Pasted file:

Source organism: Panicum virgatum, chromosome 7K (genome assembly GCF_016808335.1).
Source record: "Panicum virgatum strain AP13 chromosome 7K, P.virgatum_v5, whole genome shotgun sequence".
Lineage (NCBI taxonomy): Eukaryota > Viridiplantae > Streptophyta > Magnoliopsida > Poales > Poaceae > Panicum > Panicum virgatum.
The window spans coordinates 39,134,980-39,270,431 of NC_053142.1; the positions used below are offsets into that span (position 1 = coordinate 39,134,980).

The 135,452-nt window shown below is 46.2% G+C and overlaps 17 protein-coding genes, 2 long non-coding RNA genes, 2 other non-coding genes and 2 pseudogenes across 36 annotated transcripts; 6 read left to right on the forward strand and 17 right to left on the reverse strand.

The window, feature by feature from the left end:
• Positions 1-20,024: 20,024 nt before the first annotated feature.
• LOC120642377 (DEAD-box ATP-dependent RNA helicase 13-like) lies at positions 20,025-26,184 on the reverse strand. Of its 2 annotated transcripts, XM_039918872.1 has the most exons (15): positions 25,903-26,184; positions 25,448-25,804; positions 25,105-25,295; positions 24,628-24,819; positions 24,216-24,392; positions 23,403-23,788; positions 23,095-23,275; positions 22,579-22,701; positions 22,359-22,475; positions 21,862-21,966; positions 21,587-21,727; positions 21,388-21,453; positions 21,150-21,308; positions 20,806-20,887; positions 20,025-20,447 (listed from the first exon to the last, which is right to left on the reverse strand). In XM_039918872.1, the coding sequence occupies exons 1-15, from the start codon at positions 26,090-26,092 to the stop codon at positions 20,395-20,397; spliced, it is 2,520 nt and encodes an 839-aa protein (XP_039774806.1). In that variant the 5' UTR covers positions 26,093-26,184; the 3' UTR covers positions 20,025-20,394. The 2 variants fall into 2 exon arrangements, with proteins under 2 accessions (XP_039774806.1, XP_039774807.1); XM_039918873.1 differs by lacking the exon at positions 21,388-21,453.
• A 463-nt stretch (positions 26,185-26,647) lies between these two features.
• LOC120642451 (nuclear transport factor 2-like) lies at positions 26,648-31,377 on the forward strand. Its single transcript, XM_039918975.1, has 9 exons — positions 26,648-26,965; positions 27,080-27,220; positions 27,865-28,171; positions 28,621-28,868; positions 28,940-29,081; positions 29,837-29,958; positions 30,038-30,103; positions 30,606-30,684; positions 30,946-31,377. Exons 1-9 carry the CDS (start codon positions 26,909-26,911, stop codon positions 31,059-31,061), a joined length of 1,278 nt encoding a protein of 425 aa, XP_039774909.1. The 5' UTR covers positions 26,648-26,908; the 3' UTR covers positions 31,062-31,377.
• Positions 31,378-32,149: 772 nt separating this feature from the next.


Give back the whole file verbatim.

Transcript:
Source organism: Panicum virgatum, chromosome 7K (genome assembly GCF_016808335.1).
Source record: "Panicum virgatum strain AP13 chromosome 7K, P.virgatum_v5, whole genome shotgun sequence".
Lineage (NCBI taxonomy): Eukaryota > Viridiplantae > Streptophyta > Magnoliopsida > Poales > Poaceae > Panicum > Panicum virgatum.
The window spans coordinates 39,134,980-39,270,431 of NC_053142.1; the positions used below are offsets into that span (position 1 = coordinate 39,134,980).

The 135,452-nt window shown below is 46.2% G+C and overlaps 17 protein-coding genes, 2 long non-coding RNA genes, 2 other non-coding genes and 2 pseudogenes across 36 annotated transcripts; 6 read left to right on the forward strand and 17 right to left on the reverse strand.

The window, feature by feature from the left end:
• Positions 1-20,024: 20,024 nt before the first annotated feature.
• LOC120642377 (DEAD-box ATP-dependent RNA helicase 13-like) lies at positions 20,025-26,184 on the reverse strand. Of its 2 annotated transcripts, XM_039918872.1 has the most exons (15): positions 25,903-26,184; positions 25,448-25,804; positions 25,105-25,295; positions 24,628-24,819; positions 24,216-24,392; positions 23,403-23,788; positions 23,095-23,275; positions 22,579-22,701; positions 22,359-22,475; positions 21,862-21,966; positions 21,587-21,727; positions 21,388-21,453; positions 21,150-21,308; positions 20,806-20,887; positions 20,025-20,447 (listed from the first exon to the last, which is right to left on the reverse strand). In XM_039918872.1, the coding sequence occupies exons 1-15, from the start codon at positions 26,090-26,092 to the stop codon at positions 20,395-20,397; spliced, it is 2,520 nt and encodes an 839-aa protein (XP_039774806.1). In that variant the 5' UTR covers positions 26,093-26,184; the 3' UTR covers positions 20,025-20,394. The 2 variants fall into 2 exon arrangements, with proteins under 2 accessions (XP_039774806.1, XP_039774807.1); XM_039918873.1 differs by lacking the exon at positions 21,388-21,453.
• A 463-nt stretch (positions 26,185-26,647) lies between these two features.
• LOC120642451 (nuclear transport factor 2-like) lies at positions 26,648-31,377 on the forward strand. Its single transcript, XM_039918975.1, has 9 exons — positions 26,648-26,965; positions 27,080-27,220; positions 27,865-28,171; positions 28,621-28,868; positions 28,940-29,081; positions 29,837-29,958; positions 30,038-30,103; positions 30,606-30,684; positions 30,946-31,377. Exons 1-9 carry the CDS (start codon positions 26,909-26,911, stop codon positions 31,059-31,061), a joined length of 1,278 nt encoding a protein of 425 aa, XP_039774909.1. The 5' UTR covers positions 26,648-26,908; the 3' UTR covers positions 31,062-31,377.
• Positions 31,378-32,149: 772 nt separating this feature from the next.